So obviously China isn’t loving the Moody’s downgrade, which the Ministry Of Finance hilariously called “absolutely groundless” overnight.
But “groundless” or not, it happened and while Beijing can contain the damage in certain markets by simply intervening, that’s not the case everywhere.
One place you should expect to see an impact is SOEs which benefit from a quasi-Party guarantee – a guarantee that just got downgraded.
Here’s Goldman’s snap take…
Earlier today Moody’s downgraded China’s sovereign rating to A1 (stable outlook) from Aa3 (negative outlook), with the negative outlook on the previous Aa3 rating initiated in March 2016. Note that the current S&P rating for China sovereign is AA- (negative outlook), with that rating also put on negative outlook in March 2016. According to Moody’s, the rationale for the downgrade is the expectation that economy-wide leverage will increase further over the coming years, as the planned reform program is likely to slow, but not prevent, the rise in leverage. And the stable outlook reflects their view that the risks are balanced, noting that the country’s largely closed capital account and government control over parts of the financial system help to reduce financial instability, aided by large household savings and ample foreign currency reserves.
Credits with top-down support will be impacted – in our view, the credits that will be impacted by the downgrade are credits whose ratings are assessed more from a top-down approach, i.e. credits where substantial support from central government is implied and with that support being the key driver for their credit ratings.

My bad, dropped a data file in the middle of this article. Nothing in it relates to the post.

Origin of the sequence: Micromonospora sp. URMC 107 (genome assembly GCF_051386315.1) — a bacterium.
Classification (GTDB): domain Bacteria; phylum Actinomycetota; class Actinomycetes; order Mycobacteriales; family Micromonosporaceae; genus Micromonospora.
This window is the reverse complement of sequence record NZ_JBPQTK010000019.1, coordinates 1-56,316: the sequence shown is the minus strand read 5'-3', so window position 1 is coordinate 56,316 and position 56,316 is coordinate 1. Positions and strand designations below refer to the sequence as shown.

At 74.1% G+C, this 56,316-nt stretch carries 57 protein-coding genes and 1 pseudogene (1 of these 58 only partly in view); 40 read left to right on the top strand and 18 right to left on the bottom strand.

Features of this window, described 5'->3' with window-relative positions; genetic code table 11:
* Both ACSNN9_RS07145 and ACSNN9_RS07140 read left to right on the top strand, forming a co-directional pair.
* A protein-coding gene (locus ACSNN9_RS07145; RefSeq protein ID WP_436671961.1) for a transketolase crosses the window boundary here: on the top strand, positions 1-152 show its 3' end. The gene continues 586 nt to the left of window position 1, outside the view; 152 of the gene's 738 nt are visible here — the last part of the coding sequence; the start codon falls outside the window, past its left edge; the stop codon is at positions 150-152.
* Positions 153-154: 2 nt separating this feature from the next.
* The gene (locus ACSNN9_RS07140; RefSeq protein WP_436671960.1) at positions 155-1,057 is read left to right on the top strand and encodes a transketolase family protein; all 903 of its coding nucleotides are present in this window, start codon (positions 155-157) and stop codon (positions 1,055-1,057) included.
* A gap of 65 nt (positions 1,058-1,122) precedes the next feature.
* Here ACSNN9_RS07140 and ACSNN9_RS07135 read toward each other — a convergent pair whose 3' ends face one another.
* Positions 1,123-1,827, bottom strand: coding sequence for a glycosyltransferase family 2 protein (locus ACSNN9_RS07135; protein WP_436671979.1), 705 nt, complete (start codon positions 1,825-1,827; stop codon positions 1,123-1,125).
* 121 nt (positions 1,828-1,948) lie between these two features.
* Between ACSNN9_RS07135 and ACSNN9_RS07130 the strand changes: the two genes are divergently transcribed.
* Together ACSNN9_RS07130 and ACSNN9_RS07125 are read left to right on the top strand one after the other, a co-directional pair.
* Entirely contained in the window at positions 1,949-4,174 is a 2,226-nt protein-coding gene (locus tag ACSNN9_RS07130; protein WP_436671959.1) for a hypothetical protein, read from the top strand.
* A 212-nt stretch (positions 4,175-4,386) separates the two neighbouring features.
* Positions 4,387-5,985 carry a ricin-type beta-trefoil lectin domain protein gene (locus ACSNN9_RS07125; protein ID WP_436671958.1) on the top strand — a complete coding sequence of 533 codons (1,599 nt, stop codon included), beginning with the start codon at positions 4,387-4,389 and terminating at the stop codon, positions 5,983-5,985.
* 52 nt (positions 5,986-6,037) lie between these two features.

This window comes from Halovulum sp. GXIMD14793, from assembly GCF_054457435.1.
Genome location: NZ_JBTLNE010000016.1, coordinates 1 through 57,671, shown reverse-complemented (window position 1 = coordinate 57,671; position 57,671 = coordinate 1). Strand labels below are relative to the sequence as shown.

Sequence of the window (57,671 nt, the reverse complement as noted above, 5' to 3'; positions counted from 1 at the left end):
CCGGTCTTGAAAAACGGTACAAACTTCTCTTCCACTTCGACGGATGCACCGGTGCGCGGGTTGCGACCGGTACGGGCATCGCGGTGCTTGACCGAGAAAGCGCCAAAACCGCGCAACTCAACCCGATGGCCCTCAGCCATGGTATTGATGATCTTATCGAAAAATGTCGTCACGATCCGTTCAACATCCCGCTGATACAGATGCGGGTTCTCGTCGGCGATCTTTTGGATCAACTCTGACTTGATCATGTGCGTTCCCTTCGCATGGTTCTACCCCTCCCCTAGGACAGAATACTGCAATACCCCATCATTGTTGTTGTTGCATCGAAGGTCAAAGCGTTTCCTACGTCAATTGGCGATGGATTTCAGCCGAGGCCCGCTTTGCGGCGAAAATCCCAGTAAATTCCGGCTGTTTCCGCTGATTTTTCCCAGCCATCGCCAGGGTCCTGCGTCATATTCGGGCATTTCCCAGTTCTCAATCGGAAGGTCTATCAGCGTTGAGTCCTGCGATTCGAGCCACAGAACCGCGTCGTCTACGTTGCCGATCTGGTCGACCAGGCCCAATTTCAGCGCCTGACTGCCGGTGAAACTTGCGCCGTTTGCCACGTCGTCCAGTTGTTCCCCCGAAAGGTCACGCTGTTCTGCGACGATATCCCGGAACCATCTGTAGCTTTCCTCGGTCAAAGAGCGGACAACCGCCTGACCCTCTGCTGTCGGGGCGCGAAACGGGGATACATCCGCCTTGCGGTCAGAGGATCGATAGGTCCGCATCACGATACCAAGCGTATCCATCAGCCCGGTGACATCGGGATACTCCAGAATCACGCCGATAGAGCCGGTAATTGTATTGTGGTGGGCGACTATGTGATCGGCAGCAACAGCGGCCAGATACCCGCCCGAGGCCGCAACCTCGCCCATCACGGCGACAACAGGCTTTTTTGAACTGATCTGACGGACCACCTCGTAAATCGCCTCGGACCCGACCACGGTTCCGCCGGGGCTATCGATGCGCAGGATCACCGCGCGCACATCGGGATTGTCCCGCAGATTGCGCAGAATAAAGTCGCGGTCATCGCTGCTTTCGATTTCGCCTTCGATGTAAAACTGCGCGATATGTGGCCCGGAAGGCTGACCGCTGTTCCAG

- Financial institutions are certainly in that category, given the systemic importance of that sector. When Moody’s changed the country’s outlook to negative in March 2016, they also changed the rating outlook for 33 financial institutions (these included 3 policy banks, 12 domestic commercial banks, 3 distressed asset management companies, 3 financial leasing companies, 3 securities firms, 1 asset manager and 8 insurance companies).
- The three large state-related oil companies’ Aa3 ratings were put on review for downgrade by Moody’s in February 2016 (due to a rating methodology change), and the three ratings were affirmed at the end of March 2016 with outlooks moved to negative, which was reflective of the negative outlook on the sovereign rating; therefore we think ratings on these three companies could be affected.
- Large state-owned enterprises (SOEs) whose credit ratings incorporate substantial government support and whose ratings closely align with sovereign credit strength are also likely to be impacted. In March 2016, Moody’s changed the rating outlook to negative on 38 SOEs and rated subsidiaries following the outlook change for the sovereign.
Screening for Baa3 rated bonds – Exhibits 1 and 2 are screens of financial institutions and corporate credits that are rated Baa3 by Moody’s. Exhibit 1 shows that a number of bank tier 2 debt are rated Baa3 with negative outlook.